Pesticide exposure assessment in rice paddies in Europe: a comparative study of existing mathematical models.Pest Manag Sci. 2006 Jul; 62(7):624-36.PM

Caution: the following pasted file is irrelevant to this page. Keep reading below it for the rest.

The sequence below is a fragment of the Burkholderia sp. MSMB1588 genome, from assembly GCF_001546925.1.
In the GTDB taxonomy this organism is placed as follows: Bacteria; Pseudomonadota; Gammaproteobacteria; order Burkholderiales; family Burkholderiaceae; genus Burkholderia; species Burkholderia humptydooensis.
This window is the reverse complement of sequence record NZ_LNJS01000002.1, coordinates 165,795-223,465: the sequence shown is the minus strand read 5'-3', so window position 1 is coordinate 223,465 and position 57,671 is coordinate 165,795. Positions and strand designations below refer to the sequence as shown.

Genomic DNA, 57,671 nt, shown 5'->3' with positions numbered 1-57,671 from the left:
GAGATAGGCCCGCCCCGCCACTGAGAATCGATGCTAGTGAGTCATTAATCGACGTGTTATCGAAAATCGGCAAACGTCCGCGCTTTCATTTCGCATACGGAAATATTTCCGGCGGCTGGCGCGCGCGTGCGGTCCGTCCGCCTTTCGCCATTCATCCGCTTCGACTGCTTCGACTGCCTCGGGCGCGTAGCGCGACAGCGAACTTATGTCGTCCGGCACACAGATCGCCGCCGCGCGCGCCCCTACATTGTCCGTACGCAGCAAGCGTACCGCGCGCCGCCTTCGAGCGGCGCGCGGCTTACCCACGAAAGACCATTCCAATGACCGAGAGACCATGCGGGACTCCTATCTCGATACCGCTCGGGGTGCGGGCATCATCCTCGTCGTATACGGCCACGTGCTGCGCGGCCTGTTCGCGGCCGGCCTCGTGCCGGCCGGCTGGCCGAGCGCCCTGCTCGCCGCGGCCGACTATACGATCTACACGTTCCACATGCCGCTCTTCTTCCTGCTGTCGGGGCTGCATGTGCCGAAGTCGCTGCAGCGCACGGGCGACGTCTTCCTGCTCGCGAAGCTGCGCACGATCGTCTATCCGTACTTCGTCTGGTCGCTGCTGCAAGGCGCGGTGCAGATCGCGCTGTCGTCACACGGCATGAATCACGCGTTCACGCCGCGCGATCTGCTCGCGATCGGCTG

A comparative test was undertaken in order to identify the potential of existing mathematical models, including the rice water quality (RICEWQ) 1.6.4v model, the pesticide concentration in paddy field (PCPF-1) model and the surface water and groundwater (SWAGW) model, for calculating pesticide dissipation and exposure in rice paddies in Europe. Previous versions of RICEWQ and PCPF-1 models had been validated under European and Japanese conditions respectively, unlike the SWAGW model which was only recently developed as a tier-2 modelling tool. Two datasets, derived from field dissipation studies undertaken in northern Italy with the herbicides cinosulfuron and pretilachlor, were used for the modelling exercise. All models were parameterized according to field experimentations, as far as possible, considering their individual deficiencies. Models were not calibrated against field data in order to remove bias in the comparison of the results. RICEWQ 1.6.4v provided the highest agreement between measured and predicted pesticide concentrations in both paddy water and paddy soil, with modelling efficiency (EF) values ranging from 0.78 to 0.93. PCPF-1 simulated well the dissipation of herbicides in paddy water, but significantly underestimated the concentrations of pretilachlor, a chemical with high affinity for soil sorption, in paddy soil. SWAGW simulated relatively well the dissipation of both herbicides in paddy water, and especially pretilachlor, but failed to predict closely the pesticide dissipation in paddy soil. Both RICEWQ and SWAGW provided low groundwater (GW) predicted environmental concentrations (PECs), suggesting a low risk of GW contamination for the two herbicides. Overall, this modelling exercise suggested that RICEWQ 1.6.4v is currently the most reliable model for higher-tier exposure assessment in rice paddies in Europe. PCPF-1 and SWAGW showed promising results, but further adjustments are required before these models can be considered as strong candidates for inclusion in the higher-tier pesticide regulatory scheme.